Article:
Ken needed a trauma unit. He was Code Blue—thanks to me. Never mind the fact that he was a plastic doll I had inadvertently maimed the night before. It was a life or death situation—sort of. Even the next of kin—the entire Barbie gaggle—had been immediately notified of his condition. This, of course, meant that the weeping and wailing might never end. What a maudlin crew. Bunch of sissies, anyway.

The official report: Ken’s perfectly sculpted (and impeccably tanned) synthetic leg had been completely severed from the hip down. A gaping hole in the pelvis region revealed even more damage—a broken plastic hinge thingy. Translation: Ken’s pelvic thrusting days were probably over. Jogging with Skipper was out of the question, too—unless he had a miracle up his surfer shorts. His prognosis couldn’t have been much worse—unless he had been run over by a freight train full of whining pre-menopausal Barbies. Needless to say, the outlook was grim.

Doctor kits, loaded with all sorts of important-looking (albeit worn and duct-taped) equipment, were hurriedly pried from toy boxes and rushed to the scene. Initial assessments were made, Hippocratic Oaths were uttered and the patient was gingerly transported to a makeshift operating table—an overstuffed footstool. Orders were barked to a team of imaginary nurses and various instruments were splayed out in preparation for the surgery that was sure to run into the night.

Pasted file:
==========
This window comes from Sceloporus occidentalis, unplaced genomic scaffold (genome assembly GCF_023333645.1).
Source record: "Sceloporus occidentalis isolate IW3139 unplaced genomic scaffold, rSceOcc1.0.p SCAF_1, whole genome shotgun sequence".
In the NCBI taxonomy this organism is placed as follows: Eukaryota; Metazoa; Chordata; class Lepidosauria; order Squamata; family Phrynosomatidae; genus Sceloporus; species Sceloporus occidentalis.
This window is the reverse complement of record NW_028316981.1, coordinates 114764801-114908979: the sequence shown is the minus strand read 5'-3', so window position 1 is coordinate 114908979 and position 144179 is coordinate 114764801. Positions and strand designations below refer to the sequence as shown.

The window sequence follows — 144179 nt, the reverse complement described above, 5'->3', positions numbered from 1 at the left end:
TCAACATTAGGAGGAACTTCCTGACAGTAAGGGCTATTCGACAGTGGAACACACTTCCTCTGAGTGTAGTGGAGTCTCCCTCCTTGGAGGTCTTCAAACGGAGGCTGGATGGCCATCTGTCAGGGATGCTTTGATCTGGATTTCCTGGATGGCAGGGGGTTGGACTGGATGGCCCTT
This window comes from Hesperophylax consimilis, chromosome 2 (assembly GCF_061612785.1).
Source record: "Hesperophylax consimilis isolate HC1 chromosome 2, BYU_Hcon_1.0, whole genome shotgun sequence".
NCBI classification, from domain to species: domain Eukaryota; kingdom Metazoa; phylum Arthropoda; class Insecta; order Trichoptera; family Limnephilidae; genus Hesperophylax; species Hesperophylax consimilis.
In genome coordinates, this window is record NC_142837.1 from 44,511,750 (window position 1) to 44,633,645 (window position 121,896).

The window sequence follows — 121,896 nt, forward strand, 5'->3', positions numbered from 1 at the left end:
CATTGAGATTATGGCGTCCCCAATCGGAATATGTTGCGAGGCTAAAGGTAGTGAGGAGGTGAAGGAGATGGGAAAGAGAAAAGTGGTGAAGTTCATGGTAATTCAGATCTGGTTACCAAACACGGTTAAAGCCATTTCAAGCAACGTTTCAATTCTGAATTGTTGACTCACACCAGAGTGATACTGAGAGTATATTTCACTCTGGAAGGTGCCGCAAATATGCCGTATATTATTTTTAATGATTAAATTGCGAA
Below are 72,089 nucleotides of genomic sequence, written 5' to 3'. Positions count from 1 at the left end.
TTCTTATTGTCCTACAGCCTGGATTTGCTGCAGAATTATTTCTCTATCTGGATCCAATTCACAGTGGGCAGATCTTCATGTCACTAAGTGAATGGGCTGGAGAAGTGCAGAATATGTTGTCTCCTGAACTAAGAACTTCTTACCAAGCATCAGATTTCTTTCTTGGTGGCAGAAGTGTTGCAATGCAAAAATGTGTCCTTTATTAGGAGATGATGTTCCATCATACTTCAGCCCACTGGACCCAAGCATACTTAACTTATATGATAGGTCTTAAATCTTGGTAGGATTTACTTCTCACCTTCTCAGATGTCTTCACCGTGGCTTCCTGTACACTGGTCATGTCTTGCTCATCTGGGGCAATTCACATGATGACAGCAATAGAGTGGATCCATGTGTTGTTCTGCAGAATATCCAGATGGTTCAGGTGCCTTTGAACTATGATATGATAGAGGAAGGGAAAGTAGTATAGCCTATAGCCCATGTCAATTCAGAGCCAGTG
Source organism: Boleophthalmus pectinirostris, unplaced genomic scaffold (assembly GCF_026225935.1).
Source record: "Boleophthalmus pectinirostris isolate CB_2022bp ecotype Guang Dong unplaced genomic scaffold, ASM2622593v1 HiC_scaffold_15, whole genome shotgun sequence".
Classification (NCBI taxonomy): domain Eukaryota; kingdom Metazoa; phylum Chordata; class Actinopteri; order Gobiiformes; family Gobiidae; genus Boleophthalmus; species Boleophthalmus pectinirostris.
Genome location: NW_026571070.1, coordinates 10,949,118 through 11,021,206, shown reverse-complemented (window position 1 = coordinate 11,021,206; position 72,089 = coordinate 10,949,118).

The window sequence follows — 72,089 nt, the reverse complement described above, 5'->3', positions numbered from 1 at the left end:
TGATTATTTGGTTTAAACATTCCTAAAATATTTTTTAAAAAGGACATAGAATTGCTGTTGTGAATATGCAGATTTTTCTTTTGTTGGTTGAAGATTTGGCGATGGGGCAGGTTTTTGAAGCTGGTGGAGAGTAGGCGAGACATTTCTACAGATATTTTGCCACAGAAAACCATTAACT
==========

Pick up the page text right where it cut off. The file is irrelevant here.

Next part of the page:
In the meantime, I ran for the video camera. To seize the opportunity, of course. I know real drama when I see it. Plus, such a pioneering moment in medical history begged to be recorded for the benefit of all posterity. It was my civic duty to film history in the making.

Truth be told, I was certain I wouldn’t be able to recreate the utter hilarity for anyone once it was over. It was simply too funny for words. I had to film it. So film it I did.

“Nurse, take his blood pressure! (Shoop, shoop, shoop….) Take his temperature! (Shake, shake, shake….) Give him a shot of this stuff! (Pffssssssshhhttt!) DOCTOR, WE NEED SOME GLUUUUUUUUUUUUUUUE! Something to make his leg STICK BACK ON! Oh. My. Goodness. I left my glue at the other office. What will we do now!?”

“Well Doctor, I think we need to hammer this leg a little.” (Hammer, hammer, hammer…twist, yank, prod, crank, SNAP, CRACKLE, POP!!!) “And we need a cast thingy! Right away!”

All the while, stethoscopes, syringes and imaginary glue guns flew across the OR, passed from hand to hand in a desperate attempt to save poor old Ken’s plastic-coated soul. The tension was unbearable. The wait, nerve-racking. Thankfully in the end, Ken pulled through; but despite their undying efforts, the medical wonders were unable to successfully reattach his leg.